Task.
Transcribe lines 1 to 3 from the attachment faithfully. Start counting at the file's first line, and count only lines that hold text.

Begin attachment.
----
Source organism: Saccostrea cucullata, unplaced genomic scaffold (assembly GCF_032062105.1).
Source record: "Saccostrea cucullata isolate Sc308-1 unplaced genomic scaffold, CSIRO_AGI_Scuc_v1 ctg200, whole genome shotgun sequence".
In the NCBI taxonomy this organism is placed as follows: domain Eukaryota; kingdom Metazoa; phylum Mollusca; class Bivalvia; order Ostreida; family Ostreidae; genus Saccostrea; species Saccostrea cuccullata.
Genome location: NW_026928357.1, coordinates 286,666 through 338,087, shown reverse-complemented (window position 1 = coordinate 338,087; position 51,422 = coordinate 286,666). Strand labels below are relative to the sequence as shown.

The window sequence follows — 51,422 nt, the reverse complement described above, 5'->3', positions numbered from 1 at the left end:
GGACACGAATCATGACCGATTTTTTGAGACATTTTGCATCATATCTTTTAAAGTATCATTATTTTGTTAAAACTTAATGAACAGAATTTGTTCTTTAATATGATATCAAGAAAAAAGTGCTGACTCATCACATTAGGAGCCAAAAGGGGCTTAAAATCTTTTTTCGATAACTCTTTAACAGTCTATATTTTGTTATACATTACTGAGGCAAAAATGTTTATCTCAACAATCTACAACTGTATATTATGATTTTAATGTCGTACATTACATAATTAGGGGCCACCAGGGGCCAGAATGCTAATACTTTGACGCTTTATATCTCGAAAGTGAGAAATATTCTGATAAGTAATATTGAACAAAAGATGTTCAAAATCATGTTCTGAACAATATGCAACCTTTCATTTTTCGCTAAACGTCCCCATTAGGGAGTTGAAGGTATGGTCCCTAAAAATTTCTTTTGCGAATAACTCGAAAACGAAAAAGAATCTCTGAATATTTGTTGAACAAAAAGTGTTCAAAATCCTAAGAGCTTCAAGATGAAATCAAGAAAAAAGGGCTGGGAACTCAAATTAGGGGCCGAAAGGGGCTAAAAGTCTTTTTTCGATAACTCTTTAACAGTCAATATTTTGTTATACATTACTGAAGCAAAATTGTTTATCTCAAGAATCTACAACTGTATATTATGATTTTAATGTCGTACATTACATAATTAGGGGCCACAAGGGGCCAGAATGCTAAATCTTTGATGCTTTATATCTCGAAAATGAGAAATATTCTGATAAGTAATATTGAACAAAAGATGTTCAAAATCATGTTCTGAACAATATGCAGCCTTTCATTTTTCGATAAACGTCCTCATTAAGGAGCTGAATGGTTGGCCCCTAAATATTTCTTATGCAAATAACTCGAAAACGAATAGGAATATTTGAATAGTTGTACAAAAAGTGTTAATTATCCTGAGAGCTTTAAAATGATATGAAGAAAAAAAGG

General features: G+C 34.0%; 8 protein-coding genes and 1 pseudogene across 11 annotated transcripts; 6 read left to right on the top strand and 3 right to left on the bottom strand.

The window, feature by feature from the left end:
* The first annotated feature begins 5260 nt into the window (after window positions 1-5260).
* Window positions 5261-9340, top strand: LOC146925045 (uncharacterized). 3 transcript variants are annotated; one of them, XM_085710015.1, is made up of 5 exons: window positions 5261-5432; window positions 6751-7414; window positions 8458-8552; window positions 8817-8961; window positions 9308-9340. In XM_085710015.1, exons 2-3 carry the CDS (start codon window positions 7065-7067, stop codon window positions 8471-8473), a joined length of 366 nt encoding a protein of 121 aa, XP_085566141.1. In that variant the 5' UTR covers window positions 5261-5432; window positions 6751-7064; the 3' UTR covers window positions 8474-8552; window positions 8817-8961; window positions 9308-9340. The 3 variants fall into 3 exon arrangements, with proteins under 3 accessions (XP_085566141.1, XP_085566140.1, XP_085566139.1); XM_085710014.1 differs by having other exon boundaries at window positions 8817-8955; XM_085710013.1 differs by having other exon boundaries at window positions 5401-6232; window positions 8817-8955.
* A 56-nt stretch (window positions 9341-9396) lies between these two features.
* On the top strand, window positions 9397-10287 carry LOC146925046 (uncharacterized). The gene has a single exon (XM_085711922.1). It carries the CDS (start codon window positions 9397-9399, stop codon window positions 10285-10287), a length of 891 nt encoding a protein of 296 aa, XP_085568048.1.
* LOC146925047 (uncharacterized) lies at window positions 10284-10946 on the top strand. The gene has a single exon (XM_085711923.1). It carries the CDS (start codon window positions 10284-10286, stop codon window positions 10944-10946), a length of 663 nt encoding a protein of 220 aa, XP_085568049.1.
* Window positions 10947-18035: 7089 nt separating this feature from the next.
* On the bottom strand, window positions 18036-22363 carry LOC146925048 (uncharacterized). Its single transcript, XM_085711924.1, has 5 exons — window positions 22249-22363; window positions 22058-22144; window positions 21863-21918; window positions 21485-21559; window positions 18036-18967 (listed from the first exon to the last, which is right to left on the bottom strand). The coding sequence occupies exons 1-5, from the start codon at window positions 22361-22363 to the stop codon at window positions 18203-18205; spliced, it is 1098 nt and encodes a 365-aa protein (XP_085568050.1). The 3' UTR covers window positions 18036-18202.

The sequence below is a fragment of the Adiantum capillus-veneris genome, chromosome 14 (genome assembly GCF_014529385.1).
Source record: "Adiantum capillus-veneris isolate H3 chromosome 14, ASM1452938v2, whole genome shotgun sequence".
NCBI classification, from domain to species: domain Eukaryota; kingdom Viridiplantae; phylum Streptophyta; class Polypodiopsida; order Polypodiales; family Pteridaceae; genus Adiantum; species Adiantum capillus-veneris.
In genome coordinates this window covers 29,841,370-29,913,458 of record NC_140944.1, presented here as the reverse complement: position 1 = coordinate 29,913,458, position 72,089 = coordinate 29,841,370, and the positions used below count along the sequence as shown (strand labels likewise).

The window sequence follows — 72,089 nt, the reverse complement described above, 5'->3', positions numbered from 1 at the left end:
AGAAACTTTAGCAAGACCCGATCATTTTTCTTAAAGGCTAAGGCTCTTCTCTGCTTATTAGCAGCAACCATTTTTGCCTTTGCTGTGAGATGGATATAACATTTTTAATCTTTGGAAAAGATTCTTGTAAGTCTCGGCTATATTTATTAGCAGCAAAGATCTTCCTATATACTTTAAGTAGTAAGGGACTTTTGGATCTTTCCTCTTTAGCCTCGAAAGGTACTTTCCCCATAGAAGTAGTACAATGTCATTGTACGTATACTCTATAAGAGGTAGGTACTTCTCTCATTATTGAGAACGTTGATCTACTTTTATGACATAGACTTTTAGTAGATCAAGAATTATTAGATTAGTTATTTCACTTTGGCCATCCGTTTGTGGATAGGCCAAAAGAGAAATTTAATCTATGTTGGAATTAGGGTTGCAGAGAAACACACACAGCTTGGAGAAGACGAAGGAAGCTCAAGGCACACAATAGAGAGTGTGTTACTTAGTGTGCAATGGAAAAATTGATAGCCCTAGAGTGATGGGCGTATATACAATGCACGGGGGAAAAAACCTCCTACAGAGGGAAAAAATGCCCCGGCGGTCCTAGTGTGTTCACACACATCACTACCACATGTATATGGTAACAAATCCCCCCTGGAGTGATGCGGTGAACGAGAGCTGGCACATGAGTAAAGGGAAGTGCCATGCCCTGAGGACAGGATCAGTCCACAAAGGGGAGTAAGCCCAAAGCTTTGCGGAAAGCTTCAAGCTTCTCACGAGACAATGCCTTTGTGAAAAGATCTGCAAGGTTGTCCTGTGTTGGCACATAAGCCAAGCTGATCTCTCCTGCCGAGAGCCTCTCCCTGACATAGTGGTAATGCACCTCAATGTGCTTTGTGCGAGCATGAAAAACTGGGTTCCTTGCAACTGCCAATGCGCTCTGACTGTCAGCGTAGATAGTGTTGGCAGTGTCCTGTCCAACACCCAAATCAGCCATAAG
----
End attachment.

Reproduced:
Source organism: Saccostrea cucullata, unplaced genomic scaffold (assembly GCF_032062105.1).
Source record: "Saccostrea cucullata isolate Sc308-1 unplaced genomic scaffold, CSIRO_AGI_Scuc_v1 ctg200, whole genome shotgun sequence".
In the NCBI taxonomy this organism is placed as follows: domain Eukaryota; kingdom Metazoa; phylum Mollusca; class Bivalvia; order Ostreida; family Ostreidae; genus Saccostrea; species Saccostrea cuccullata.